A Treatise on the Law of Evidence: As Administered in England and Ireland : with Illustrations from the American and Other Foreign Laws, Volume 1

Front Cover
W. Maxwell & Son, 1878 - Evidence (Law) - 1765 pages
0 Reviews
 

What people are saying - Write a review

We haven't found any reviews in the usual places.

Other editions - View all

Common terms and phrases

Popular passages

Page 701 - The rule of law is clear, that where one, by his words or conduct, wilfully causes another to believe in the existence of a certain state of things, and induces him to act on that belief, so as to alter his own previous position, the former is concluded from averring against the latter a different state of things, as existing at the, same time...
Page 7 - This article only applies to cases where vessels are meeting end on or nearly end on in such a manner as to involve risk of collision...
Page 241 - ... anything in writing to amend by or not, and whether the defect or error be that of the party applying to amend or not ; and all such amendments may be made with or without costs, and upon such terms as to the...
Page 61 - That, on every such trial, the jury sworn to try the issue may give a general verdict of Guilty or Not Guilty upon the whole Matter put in issue upon such indictment or information ; and shall not be required or directed, by the court or judge before whom such indictment or information...
Page 87 - All actions of trespass quare dausum fregit, all actions of trespass, detinue, action sur trover, and replevin, for taking away of goods and cattle, all actions of account and upon the case, other than such accounts as concern the trade of merchandise, between merchant and merchant, their factors or servants, all actions of debt grounded upon any lending or contract without specialty...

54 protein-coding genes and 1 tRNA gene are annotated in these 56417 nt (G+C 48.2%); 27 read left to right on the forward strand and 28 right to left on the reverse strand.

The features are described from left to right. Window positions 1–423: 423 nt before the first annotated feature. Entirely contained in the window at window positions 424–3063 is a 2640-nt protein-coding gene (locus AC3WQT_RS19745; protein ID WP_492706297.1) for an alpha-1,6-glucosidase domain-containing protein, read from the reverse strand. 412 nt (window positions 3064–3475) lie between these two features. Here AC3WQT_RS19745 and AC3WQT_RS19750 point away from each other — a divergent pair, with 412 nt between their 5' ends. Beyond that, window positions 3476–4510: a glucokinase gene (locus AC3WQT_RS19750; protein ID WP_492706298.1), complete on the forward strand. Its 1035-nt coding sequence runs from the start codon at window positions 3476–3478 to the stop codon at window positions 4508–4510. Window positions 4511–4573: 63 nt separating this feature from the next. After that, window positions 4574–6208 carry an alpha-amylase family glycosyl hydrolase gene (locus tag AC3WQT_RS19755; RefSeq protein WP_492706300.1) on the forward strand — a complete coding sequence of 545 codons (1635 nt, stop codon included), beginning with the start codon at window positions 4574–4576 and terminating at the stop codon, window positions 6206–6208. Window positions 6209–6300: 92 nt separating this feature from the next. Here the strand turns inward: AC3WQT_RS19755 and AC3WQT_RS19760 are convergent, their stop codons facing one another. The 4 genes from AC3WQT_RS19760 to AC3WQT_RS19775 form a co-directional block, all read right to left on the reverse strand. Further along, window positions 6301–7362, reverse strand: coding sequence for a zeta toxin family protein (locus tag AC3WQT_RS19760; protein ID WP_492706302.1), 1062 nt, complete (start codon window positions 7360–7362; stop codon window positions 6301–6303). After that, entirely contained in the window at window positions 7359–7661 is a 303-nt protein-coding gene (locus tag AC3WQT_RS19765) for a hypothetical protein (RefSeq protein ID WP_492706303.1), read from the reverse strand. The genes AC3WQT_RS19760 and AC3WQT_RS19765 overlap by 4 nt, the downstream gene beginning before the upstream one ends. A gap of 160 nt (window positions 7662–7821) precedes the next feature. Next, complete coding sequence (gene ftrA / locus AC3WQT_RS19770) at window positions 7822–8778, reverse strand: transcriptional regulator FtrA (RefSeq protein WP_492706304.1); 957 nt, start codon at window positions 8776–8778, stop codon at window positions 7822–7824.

Page 627 - Provided always, that nothing herein contained shall alter or take away or lessen the Effect of any Payment of any Principal or Interest made by any Person whatsoever...
Page 19 - ... if the document sought to be proved be a proclamation, treaty, or other act of State, the authenticated copy to be admissible in evidence must purport to be sealed with the seal of the foreign State or British colony to which the original document belongs...
Page 133 - Malice, in common acceptation, means ill-will against a person; but, in its legal sense, it means a wrongful act, done intentionally, without just cause or excuse.
Page 104 - ... the master or other person signing the same, notwithstanding that such goods or some part thereof may not have been so shipped, unless such holder of the bill of lading shall have had actual notice at the time of receiving the same that the goods had not been in fact laden on board: Provided, that the master or other person so signing may exonerate himself in respect of such misrepresentation by showing that it was caused without any default on his part, and wholly by the fraud of the shipper...
Page 225 - ... who ought to have been joined, or whose presence before the Court may be necessary in order to enable the Court effectually and completely to adjudicate upon and settle all the questions involved in the cause or matter, be added.

Bibliographic information